National Elections Council president Francisco Carrasquero cited a series of procedural errors in denying the petition which was backed by more than three million signatures.
The rejection was a blow to opposition hopes to try to vote the populist president out of office this year.
But opposition leaders have already said they will make a second nationwide collection of signatures to seek a referendum.
The decision was likely to re-ignite political tensions in the oil-rich South American nation, which has been shaken for more than a year by fierce political feuding over the rule of Chavez.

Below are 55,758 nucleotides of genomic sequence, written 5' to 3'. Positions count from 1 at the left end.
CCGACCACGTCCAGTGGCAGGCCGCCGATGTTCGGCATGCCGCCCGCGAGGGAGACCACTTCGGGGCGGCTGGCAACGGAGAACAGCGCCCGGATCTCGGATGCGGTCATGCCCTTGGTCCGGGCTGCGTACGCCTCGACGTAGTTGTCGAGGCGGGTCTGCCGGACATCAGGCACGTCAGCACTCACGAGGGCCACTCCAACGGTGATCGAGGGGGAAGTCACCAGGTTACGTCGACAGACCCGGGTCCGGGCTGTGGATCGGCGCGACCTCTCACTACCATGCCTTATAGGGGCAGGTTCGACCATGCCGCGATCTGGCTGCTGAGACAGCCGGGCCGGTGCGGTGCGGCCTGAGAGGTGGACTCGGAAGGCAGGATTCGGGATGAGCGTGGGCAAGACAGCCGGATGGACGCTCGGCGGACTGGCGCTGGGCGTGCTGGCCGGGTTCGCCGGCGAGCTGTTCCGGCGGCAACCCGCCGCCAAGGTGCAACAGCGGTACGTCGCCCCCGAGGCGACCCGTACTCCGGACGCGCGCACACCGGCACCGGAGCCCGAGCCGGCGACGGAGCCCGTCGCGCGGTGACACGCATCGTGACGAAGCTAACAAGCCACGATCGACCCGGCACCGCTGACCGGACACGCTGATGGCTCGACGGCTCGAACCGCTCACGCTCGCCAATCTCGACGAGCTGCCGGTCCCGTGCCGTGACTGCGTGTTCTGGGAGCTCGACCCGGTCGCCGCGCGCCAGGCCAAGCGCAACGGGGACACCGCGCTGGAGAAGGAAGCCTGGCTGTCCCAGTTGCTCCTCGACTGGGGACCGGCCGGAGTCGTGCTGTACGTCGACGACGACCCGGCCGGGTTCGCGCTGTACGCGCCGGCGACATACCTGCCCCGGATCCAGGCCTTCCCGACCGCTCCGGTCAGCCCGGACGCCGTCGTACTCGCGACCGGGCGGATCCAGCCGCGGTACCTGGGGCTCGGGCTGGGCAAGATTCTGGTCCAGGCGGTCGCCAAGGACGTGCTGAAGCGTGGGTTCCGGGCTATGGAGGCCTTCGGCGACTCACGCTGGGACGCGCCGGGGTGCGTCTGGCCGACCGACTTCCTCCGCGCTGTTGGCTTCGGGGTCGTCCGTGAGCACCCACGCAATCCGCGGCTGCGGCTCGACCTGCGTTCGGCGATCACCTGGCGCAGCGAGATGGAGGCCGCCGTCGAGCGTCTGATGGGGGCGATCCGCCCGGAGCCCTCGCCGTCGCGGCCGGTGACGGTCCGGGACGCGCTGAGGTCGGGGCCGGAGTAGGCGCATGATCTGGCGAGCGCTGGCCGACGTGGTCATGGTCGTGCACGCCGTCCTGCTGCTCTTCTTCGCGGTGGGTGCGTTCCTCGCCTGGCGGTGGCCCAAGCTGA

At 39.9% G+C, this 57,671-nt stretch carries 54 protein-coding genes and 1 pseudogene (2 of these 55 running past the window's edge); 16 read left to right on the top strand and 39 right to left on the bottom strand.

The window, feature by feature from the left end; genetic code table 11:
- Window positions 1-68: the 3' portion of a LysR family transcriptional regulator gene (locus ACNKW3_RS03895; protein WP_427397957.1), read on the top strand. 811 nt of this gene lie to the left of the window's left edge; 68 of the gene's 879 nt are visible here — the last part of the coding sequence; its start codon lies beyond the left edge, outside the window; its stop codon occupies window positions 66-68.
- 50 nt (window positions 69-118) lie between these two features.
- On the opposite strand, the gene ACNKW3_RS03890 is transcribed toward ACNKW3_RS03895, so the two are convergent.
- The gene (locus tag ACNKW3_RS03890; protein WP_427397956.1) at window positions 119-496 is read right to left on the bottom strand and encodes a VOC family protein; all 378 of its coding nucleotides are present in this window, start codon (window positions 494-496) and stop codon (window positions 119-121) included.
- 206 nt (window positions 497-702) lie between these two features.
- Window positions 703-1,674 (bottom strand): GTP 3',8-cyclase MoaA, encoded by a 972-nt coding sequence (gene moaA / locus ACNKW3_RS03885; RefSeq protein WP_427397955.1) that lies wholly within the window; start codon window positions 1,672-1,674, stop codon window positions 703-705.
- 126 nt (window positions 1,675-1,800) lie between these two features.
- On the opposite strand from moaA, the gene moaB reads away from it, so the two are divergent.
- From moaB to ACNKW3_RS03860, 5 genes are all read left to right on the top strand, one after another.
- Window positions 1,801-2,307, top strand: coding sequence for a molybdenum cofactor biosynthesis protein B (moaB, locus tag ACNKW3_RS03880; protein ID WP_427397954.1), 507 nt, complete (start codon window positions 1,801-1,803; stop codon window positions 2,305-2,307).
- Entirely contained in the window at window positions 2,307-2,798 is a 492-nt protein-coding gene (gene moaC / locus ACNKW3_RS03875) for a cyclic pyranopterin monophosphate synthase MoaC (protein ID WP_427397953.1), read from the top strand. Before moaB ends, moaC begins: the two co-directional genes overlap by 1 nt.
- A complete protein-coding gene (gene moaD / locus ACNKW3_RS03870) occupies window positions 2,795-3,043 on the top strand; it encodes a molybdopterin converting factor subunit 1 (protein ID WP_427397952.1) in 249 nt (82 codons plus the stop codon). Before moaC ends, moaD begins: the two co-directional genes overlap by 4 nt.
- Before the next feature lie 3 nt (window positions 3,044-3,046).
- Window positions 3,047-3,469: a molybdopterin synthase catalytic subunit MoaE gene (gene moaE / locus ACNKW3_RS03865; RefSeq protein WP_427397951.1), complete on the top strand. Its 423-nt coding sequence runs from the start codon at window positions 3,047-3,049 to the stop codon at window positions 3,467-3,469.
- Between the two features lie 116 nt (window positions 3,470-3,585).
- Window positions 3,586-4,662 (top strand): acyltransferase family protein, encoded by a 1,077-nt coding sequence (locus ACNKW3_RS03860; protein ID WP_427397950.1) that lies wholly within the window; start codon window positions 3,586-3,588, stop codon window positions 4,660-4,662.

Before the electoral body's decision, several thousand Chavez supporters carrying banners reading "No Referendum with Dud Signatures," staged a protest in Caracas.
Chavez, who himself led a botched coup six years before winning a landslide election in 1998, is resisting the referendum challenge.
Leading a noisy campaign by his supporters against the vote, he had argued the opposition signatures were riddled with forgeries.
Chavez (R) is a fan of Fidel Castro
They were collected on 2 February at the end of a two-month opposition general strike that the president said aimed to topple him unlawfully.
Pilloried by his foes as an authoritarian ruler trying to mimic Cuba's communist president, Fidel Castro, Chavez survived a brief military coup last year.
He dismisses his foes as rich "oligarchs" who oppose his self-styled "revolution" because it threatens their wealth and privileges.